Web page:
The opening caption for Starfish is not “Based on a true story”, but “All this is true”. It is a dramatisation of the story of Tom and Nicola Ray, a couple whose life was thrown into turmoil when the former contracted sepsis. It’s a brutal, damaging disease – which cost Tom his arms, legs, and half his face, thanks to some incompetent doctors – and deserves something to raise awareness of its early warning signs. Yet while Starfish could help reduce the number of resultant deaths from the illness – currently standing at around 44,000 a year – it doesn’t quite manage to work as a drama. The film relays the facts of the story with accuracy, but with no framework to hold them in place, with no distance to help its emotional moments land with sufficient power. It is, in other words, too true to be true.
Tom Riley and Joanne Froggatt play Tom and Nicola, a couple who lead an idyllic lifestyle in middle-class suburbia. Tom reads a story to his daughter Grace (Ellie Copping) about starfish in the ocean, creatures who can lose their arms and legs but end up growing them back. With this foreshadowing out the way, the film’s protagonist soon begins suffering from a mysterious illness, that is mistakenly attributed to food poisoning. He ends up in hospital, where he’s initially ignored, then operated on. But it’s too late: he’s permanently disfigured, and Nicola, who’s recently given birth, must bear the burden of financial and personal responsibility.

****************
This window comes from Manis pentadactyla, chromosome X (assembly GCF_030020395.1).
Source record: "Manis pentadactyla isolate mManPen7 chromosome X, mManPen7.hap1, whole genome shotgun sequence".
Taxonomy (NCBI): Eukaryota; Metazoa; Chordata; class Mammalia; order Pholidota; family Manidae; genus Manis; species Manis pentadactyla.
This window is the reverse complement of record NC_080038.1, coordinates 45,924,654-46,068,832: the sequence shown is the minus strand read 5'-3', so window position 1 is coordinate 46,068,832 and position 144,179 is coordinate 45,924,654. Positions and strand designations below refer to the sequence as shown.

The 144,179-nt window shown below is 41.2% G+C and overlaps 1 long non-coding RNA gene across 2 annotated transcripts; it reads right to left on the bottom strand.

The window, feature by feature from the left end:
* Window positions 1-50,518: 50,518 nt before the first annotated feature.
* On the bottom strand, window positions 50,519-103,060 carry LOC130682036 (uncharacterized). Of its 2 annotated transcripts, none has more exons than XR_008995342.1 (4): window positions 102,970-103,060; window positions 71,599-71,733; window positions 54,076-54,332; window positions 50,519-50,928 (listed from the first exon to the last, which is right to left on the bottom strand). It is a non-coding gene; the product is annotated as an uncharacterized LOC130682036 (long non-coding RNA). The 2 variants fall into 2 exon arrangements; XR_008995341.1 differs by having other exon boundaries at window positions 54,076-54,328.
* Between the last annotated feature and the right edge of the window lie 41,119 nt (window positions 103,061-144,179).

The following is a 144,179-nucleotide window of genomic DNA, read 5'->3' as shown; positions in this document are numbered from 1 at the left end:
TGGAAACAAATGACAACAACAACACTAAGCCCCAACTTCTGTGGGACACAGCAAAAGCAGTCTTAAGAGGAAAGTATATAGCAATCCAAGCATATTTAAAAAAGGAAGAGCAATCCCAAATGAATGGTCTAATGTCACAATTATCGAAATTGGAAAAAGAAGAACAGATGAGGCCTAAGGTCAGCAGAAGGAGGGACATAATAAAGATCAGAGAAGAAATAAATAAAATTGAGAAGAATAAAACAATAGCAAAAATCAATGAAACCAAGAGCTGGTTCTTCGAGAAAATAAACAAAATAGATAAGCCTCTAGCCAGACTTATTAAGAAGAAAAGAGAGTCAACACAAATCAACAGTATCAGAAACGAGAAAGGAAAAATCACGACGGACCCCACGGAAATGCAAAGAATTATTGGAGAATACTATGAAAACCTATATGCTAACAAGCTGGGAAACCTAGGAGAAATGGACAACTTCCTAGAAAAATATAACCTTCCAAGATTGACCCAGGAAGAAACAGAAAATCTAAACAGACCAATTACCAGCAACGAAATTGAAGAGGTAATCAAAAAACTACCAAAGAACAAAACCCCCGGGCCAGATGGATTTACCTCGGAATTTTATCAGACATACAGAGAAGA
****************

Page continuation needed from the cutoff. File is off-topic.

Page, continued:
The narrative of the impact of disability on a family is a very familiar one, but there’s nothing wrong with it, so long as there’s a reason to care. The Elephant Man, Born on the Fourth of July, Rust and Bone, all these basically worked because the characters were the main focus, not the disability. While it might be unfair to hold Starfish to this high standard – it’s a low-budget British film that might be better suited to television – it is important to recognise that it doesn’t work because it doesn’t bother with a second level. Tom and Nicola are the most boring couple in the world before the accident, with almost no interior life beyond some disconnected stuff involving Tom’s father. As such, in spite of some solid performances from Froggatt and Riley, it’s hard to connect with their relentless suffering; it’s an inspiring true story, relayed with little inspiration of its own.
Starfish is released nationwide on 28th October 2016.
Watch the trailer for Starfish here:
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